Dealing with an employment discrimination lawsuit can be a hefty blow to your business’ bottom line. Employment Practices Liability Insurance (EPLI) can help protect against claims related to harassment and workplace discrimination. In addition to getting appropriate EPLI coverage for your business, below are some other areas that your business can focus on to potentially lower your employment practices liability risk. You should note that many aspects of the employment (and even pre-employment) relationship are governed by a multitude of federal, state, and local laws, each with their own nuances and some of which may vary depending on your location. You should review applicable laws and consult with a qualified attorney or human resources professional before implementing or modifying policies.
An employee handbook is a key tool in setting employee expectations and in establishing relevant standards and procedures. Here is a non-exhaustive list of some things that you should consider including in your employee handbook:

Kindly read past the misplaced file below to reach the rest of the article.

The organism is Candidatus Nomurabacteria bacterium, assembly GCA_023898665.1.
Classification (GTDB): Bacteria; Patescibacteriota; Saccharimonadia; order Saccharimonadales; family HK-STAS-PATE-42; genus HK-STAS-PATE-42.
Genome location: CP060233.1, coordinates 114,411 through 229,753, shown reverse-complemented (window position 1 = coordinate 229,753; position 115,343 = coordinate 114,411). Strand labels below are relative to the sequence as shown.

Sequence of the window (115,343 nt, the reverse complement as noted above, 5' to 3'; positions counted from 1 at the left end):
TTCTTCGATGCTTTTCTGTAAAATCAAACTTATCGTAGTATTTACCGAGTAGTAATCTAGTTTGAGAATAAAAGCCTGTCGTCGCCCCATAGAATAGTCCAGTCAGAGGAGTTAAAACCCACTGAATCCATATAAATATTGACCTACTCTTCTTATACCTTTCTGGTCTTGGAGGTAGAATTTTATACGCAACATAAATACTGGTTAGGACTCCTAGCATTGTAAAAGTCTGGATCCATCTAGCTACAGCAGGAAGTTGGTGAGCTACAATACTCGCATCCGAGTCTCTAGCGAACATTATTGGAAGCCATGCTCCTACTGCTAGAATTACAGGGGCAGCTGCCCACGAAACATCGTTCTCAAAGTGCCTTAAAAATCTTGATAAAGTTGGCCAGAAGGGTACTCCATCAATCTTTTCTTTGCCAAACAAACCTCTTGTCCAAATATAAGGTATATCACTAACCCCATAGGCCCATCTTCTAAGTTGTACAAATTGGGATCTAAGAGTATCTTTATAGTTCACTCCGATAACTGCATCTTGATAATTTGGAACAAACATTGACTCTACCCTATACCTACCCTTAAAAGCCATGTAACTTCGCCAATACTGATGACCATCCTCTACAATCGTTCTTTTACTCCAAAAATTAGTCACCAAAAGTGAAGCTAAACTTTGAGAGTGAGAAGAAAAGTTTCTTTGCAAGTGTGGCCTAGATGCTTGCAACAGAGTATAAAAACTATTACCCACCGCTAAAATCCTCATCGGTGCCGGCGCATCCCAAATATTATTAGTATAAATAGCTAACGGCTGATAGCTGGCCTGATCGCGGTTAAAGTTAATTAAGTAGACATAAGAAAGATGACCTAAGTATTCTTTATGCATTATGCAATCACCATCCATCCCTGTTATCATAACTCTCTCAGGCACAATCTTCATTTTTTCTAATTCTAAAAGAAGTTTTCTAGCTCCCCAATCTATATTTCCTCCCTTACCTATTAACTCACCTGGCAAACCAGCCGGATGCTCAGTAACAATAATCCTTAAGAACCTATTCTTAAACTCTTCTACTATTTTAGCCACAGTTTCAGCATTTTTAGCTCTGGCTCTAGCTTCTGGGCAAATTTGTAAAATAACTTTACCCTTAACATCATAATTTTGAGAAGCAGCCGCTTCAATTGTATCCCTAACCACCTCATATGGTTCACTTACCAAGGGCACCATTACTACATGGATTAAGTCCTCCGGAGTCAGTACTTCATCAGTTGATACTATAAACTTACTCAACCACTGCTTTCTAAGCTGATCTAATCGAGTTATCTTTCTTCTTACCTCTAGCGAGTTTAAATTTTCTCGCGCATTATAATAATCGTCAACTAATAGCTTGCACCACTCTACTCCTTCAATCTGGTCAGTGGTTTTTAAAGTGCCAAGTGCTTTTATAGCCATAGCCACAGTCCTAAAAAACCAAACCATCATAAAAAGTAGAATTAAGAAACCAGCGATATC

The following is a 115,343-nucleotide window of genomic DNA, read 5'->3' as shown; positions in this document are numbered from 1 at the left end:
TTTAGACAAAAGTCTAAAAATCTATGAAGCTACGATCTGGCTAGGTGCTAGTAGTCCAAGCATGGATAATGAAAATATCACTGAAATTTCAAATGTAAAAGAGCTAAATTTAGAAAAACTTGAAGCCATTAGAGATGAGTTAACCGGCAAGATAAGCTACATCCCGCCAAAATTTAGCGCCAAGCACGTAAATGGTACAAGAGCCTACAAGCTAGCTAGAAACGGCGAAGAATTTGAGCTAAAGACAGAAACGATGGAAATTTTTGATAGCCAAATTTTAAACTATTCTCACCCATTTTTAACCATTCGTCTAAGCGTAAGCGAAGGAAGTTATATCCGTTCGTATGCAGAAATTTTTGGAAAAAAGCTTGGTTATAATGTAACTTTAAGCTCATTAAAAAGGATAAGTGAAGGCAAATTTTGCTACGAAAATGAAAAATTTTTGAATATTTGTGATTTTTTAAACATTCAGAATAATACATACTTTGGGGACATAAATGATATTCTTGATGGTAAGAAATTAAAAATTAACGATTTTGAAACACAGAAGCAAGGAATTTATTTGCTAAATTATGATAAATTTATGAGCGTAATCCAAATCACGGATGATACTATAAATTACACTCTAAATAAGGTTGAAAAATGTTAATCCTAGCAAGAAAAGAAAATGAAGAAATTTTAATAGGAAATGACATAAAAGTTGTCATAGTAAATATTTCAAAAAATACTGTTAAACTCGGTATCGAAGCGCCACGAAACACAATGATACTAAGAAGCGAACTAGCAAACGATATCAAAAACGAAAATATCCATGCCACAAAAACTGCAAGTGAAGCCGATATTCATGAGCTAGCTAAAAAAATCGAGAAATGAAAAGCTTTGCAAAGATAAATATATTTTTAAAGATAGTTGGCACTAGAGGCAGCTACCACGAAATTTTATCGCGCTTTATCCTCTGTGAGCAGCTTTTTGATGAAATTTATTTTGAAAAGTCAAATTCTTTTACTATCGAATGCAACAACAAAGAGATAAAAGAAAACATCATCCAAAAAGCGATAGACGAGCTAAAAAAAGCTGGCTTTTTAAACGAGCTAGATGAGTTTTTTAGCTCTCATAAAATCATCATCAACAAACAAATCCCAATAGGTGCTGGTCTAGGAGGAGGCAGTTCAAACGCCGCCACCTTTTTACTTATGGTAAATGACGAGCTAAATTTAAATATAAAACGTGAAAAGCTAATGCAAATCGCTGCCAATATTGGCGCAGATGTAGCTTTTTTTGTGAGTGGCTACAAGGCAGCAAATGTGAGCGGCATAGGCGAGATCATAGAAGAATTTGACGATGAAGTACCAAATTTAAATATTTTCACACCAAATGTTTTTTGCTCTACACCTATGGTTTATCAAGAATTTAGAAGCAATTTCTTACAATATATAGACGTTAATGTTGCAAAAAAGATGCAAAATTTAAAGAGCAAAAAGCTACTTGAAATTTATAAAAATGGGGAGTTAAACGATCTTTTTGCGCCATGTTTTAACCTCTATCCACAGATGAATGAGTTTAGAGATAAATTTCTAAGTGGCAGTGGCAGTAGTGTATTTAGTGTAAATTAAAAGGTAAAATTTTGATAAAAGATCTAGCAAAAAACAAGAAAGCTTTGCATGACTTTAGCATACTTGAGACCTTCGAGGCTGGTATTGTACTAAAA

Your handbook should be distributed to employees when they are hired, and also regularly throughout their employment to emphasize and remind employees about company procedures, inform them of updates or changes, and the like. If your company has an intranet, you can post the handbook there and update it as you make changes. Make a plan to review your handbook regularly as laws change, and consider consulting an attorney or third-party service to make sure you have compliant and up-to-date policies and procedures.
To clearly define expectations for performance and reviews, you should create a job description for each position. What should be in an employee job description? You should start by adding identifying information, such as a job title and supervisor name or title. Next, the job summary should clearly outline the primary functions of the job, and any required skills. The following section typically sets forth essential duties and responsibilities for the position.